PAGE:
The evidence shows that when TCM issued a check, it also required that a release be signed. Each form release stated that the corresponding payment was for "all amounts owed" to the contractor under a particular contract. However, according to Dyer, when she signed a release upon being given a check by TCM and the payment was for less than the total amount owed on the job for which the check was issued, she did not understand it to mean that Ankas had been paid in full. For example, the first check that Ankas received from TCM was for $45,000. Dyer explained that when TCM issued the check, Ankas had not yet performed any work in exchange for the partial payment; it was merely an advance for materials. Ozuna testified similarly—the lien releases were only for partial payment. Although each release contained language that was intended to match the release to a particular contract, six of the fourteen releases that Dyer signed referenced a date that did not correspond to any particular signed contract, and four of the releases failed to reference any corresponding contract at all.
The parties thus disputed whether a given release applied to all amounts owed under a corresponding contract or to only the amount then paid when the release was signed. Consequently, a fact issue existed as to whether the parties achieved a meeting of the minds, and therefore formed a valid, binding contract, to release all amounts due and owing under a contract when Dyer signed a release for less than the total amount owed under the purported corresponding contract. The trial court chose to resolve the disputed issue in favor of Dyer—i.e., that Ankas had not agreed to release its claims for amounts remaining unpaid either under the written contracts or for the "miscellaneous tasks" performed—and given the conflicting evidence, we are not at liberty to disturb that finding. See City of Keller, 168 S.W.3d at 827; see also Green Int'l, Inc. v. Solis, 951 S.W.2d 384, 388-89 (Tex. 1997) (holding that waiver of lien releases did not bar recovery for extra-contractual work performed). We overrule TCM's sixth issue.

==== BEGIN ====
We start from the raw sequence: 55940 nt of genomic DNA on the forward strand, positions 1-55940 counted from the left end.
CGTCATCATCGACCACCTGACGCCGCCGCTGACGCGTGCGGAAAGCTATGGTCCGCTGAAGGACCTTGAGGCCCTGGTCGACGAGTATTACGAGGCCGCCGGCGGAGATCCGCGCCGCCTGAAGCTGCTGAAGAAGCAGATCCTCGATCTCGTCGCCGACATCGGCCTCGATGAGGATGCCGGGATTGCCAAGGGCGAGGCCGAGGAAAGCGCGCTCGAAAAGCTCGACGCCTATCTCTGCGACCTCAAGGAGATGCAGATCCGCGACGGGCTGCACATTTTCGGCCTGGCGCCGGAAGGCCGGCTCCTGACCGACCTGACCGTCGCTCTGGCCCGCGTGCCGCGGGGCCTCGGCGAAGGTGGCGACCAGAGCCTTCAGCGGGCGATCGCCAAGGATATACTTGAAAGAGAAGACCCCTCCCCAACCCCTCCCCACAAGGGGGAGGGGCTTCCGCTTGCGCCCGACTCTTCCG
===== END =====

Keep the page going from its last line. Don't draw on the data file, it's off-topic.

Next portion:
VII. CASTEEL ERROR
Directing us to Crown Life Insurance Co. v. Casteel, TCM argues in its seventh issue that "[i]n the event this Court determines that one or more of the contracts found to have been breached below . . . , or the quasi-contractual theories under which the trial court awarded liability, cannot justify the judgment, then this Court must presume harm in the entirety of the judgment." See 22 S.W.3d 378, 388 (Tex. 2000) (holding that "when a trial court submits a single broad-form liability question incorporating multiple theories of liability, the error is harmful and a new trial is required when the appellate court cannot determine whether the jury based its verdict on an improperly submitted invalid theory."). We have not determined that any particular theory of recovery asserted by Dyer cannot justify the judgment. Rather, we have concluded that legally sufficient evidence supports the trial court's judgment insofar as it is premised upon Dyer's claims for breach of contract and quantum meruit. For this and other reasons, this case involves no presumed-harm Casteel issue. We overrule TCM's seventh issue.